As an author and a student of 17th-century New England history, I found the personal narratives fascinating. The story is so believable as told here, that I’m tempted to think this is what must have happened. As a genealogy enthusiast, I knew some of the peripheral players in the story, and though they weren’t covered in detail in the book (which was proper), it drove me back to my files to compare information. And it fits! Those dusty ancestors contributed to the story in my head. Dr. Fuller administered a potion which may have killed Metacom’s brother. Others lived heroically through the atrocities of King Philip’s War, ferried colonists from grave danger to safety at Newport, or, like one great-great, didn’t survive, when he was taken captive and marched to Canada, where he was burned at the stake.

    There were a few confusing bits in The Savage Apostle: Metacom’s flashbacks to his experiences with father and brother took us back about 13 years but didn’t explain the timehop. What was the medieval law of cruentation? And the Pokanoket name of Montaup (Mount Hope, Bristol, Rhode Island) and other places could have been set for the reader who is not from New England, by a map or two. Sure, I can Google them, but that would mean getting out of bed where I’m reading in the wee hours!

    The book contains a reading list and discussion guide, and would be appropriate reading for high school and college history students, as well as history enthusiasts of all ages. The few descriptions of violence (at the very end of the book) are necessary to a book about the prelude to war. The physical book is well made and the text is easy on the eyes. The cover image appears to be an aerial view of a landscape with water and clouds in the distance. The cover texture feels a bit like peachskin.

    Disclosure: The publisher sent me an advance copy of the book in exchange for an honest review.

    Wednesday, June 8, 2016

    Old Boston, the angels' view

    © 2016 by Christy K Robinson
    What a photo from above Boston.
    This was taken from Lincolnshire-based Kurnia Aerial Photography with a drone on June 6, 2016.

    This large parish church, St Botolph's (aka "The Stump"), was the church where Rev. John Cotton was the minister for 20 years, and Anne and William Hutchinson attended here often. (Their children were baptized in the local church in Alford.) The young William Dyer and his parents and siblings lived in nearby Kirkby LaThorpe, so it's very possible that the Dyers occasionally or regularly attended this large church. 
    St Botolph's (Anglican) church is located in Boston, Lincolnshire, near the northeast coast of England. Boston, Massachusetts, was named after this town in the hope that John Cotton would accept their repeated invitations to emigrate to New England. After The Book of Sports was republished by King Charles I, and the bishops and archbishop of the Church of England cracked down on Puritan power, Cotton was forced into hiding for a year lest he be imprisoned (which could be a death sentence in itself). He sailed to the new Boston in 1633, and about ten percent of old Boston followed him!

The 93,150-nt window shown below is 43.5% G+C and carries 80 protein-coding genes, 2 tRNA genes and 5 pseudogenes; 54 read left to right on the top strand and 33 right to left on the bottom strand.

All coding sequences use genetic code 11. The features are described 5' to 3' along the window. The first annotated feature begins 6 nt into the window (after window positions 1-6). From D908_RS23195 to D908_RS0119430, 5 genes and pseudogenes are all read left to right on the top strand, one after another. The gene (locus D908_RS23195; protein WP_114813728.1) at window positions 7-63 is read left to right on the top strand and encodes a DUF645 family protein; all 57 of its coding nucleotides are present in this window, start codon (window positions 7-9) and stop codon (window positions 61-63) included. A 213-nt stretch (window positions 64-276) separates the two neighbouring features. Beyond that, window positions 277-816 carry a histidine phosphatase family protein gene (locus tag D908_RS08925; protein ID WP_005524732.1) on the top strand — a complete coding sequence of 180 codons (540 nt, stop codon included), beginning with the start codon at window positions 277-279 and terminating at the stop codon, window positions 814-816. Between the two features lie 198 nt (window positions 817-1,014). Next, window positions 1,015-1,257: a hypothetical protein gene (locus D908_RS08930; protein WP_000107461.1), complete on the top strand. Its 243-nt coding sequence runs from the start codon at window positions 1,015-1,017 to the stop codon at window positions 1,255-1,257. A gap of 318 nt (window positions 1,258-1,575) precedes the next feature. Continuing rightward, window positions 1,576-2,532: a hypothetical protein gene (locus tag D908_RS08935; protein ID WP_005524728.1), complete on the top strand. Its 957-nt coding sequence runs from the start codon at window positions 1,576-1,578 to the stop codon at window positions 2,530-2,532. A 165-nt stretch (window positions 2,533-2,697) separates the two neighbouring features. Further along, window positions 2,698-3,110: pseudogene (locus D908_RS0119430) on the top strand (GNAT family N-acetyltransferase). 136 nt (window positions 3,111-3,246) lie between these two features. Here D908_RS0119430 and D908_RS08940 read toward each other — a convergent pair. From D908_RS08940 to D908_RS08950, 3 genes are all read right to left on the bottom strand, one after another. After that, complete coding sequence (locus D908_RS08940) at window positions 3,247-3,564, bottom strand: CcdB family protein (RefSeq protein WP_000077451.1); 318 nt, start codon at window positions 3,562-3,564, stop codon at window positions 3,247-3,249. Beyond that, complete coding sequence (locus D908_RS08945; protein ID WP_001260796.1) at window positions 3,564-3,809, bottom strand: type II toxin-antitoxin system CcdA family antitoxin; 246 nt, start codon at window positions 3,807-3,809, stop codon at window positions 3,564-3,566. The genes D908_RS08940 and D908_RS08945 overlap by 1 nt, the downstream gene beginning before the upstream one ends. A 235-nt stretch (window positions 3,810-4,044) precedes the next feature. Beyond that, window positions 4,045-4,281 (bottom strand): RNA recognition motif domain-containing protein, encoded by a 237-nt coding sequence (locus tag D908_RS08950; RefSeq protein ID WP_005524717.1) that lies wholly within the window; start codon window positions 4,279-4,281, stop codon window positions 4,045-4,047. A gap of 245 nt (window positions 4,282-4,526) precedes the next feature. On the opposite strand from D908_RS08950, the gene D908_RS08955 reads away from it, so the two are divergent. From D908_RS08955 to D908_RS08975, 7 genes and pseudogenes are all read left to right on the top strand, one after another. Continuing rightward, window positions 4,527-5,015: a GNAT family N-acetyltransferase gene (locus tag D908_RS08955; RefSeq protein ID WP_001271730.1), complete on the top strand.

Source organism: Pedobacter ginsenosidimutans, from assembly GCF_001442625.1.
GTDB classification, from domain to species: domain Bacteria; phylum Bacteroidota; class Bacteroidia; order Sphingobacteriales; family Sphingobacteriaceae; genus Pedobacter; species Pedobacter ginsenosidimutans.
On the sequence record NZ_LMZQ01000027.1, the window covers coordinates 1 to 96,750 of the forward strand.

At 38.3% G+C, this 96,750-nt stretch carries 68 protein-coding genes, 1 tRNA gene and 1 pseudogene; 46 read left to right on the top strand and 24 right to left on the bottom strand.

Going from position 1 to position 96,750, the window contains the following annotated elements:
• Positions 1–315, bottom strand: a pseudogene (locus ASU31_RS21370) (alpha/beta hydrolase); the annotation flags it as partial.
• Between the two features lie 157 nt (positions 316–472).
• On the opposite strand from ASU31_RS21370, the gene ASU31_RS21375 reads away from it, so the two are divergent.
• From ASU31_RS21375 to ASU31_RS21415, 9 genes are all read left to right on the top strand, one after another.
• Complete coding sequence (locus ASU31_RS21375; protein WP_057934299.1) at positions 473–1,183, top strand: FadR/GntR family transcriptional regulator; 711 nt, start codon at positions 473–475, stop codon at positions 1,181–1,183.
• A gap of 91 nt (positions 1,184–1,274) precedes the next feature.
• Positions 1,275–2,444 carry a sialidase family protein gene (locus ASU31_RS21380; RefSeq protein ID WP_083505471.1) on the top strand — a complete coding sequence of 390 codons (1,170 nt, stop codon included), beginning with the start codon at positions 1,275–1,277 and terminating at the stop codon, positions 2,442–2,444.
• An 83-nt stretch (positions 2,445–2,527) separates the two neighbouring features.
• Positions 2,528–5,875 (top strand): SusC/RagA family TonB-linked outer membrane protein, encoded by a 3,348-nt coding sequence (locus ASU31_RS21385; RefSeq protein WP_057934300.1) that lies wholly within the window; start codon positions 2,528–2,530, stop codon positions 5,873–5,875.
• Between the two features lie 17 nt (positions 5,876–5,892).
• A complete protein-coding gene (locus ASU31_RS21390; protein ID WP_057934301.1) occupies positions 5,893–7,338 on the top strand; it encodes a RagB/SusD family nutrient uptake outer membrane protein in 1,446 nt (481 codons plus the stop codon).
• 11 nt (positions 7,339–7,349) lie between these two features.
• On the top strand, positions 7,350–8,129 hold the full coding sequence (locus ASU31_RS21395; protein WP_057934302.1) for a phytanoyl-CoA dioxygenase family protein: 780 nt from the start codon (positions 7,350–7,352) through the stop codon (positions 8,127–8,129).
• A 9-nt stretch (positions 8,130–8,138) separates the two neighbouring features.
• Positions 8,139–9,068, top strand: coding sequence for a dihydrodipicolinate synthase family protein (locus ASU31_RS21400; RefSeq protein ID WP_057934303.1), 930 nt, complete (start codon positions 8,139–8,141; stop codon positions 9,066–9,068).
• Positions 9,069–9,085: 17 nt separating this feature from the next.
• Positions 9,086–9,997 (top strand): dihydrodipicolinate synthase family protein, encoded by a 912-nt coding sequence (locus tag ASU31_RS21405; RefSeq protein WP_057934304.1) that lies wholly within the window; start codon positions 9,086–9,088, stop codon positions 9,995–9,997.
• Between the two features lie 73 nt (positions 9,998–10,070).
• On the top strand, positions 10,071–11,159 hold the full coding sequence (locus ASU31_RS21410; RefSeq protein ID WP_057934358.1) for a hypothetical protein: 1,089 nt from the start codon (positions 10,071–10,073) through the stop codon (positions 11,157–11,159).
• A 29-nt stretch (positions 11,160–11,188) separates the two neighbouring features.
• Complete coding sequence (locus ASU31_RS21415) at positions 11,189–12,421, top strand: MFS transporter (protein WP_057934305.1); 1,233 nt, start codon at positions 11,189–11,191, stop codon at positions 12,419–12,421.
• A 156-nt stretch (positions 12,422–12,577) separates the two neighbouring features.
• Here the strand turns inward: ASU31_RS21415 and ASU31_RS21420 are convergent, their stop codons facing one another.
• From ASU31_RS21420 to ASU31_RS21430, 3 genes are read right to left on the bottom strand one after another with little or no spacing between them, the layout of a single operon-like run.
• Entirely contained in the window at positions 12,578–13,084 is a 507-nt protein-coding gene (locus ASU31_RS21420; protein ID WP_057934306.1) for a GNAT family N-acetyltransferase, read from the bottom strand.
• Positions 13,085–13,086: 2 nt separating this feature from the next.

William Dyer and his father, a farmer who owned his land about 15 miles to the west (behind the drone camera), were certainly familiar with the market square at the east end of the church. Whether they brought crops or wool or livestock to market, Boston was a second "hometown" to them.

    Christy K Robinson is the author of these five-star books, three of them about the Dyers (with liberal mention of Anne Hutchinson and son Edward):

    Friday, May 27, 2016

    Where were Anne Hutchinson's trials held?

    © 2016 Christy K Robinson

    Have you been to Cambridge, Mass., which was at first called New Towne, and wondered where the meetinghouse was, when Anne Hutchinson was tried for heresy in 1637 and 1638?

    The trial should have been held in Boston where Anne had committed her "crime" of teaching men, but there were too many supporters and friends there to guarantee a conviction, so the venue was moved to what is now Cambridge. The very strait-laced Gov. Thomas Dudley and others lived there, across the Charles River from Boston on the Shawmut Peninsula. In 1637, former Gov. Dudley actually accused former Gov. John Winthrop of being too lenient on lawbreakers, and current Gov. Harry Vane, that young whippersnapper in his early 20s, intervened. From Winthrop’s Journal entries, you can tell that he’s miffed at Vane’s attempt to reconcile the two older men who had founded the colony, but Winthrop knew his Journal was intended as a historical record, not a personal diary, so he kept his temper. But you couldn’t call Winthrop and Dudley bosom buddies, even though his daughter Mary Winthrop married Dudley’s son Samuel.

    Holding Anne’s trials at the meetinghouse in New Towne was designed to make her defense more difficult. She had to walk from Boston (where she was staying at Rev. Cotton's home as a semi-prisoner) to the river ferry, and then from the ferry uphill to the meetinghouse, in whatever weather. She had two small children and numerous older children which could have been cared for by other family members, but it’s not easy to stay focused on your trial defense (she wasn’t allowed an attorney) when there are domestic issues to decide. And during both trials, she was on her own. William Hutchinson, William Dyer, and the other Antinomian men were scouting and buying the land for their town and farms for the time when (as they all knew) Anne would be exiled.

    It was at or near the end of Anne’s second trial in March 1638 that Mary Dyer took her hand as Anne walked out of the meetinghouse, having been excommunicated and banished. That’s when someone in the crowd outside said that Mary’s miscarriage five months before had been a “monster.”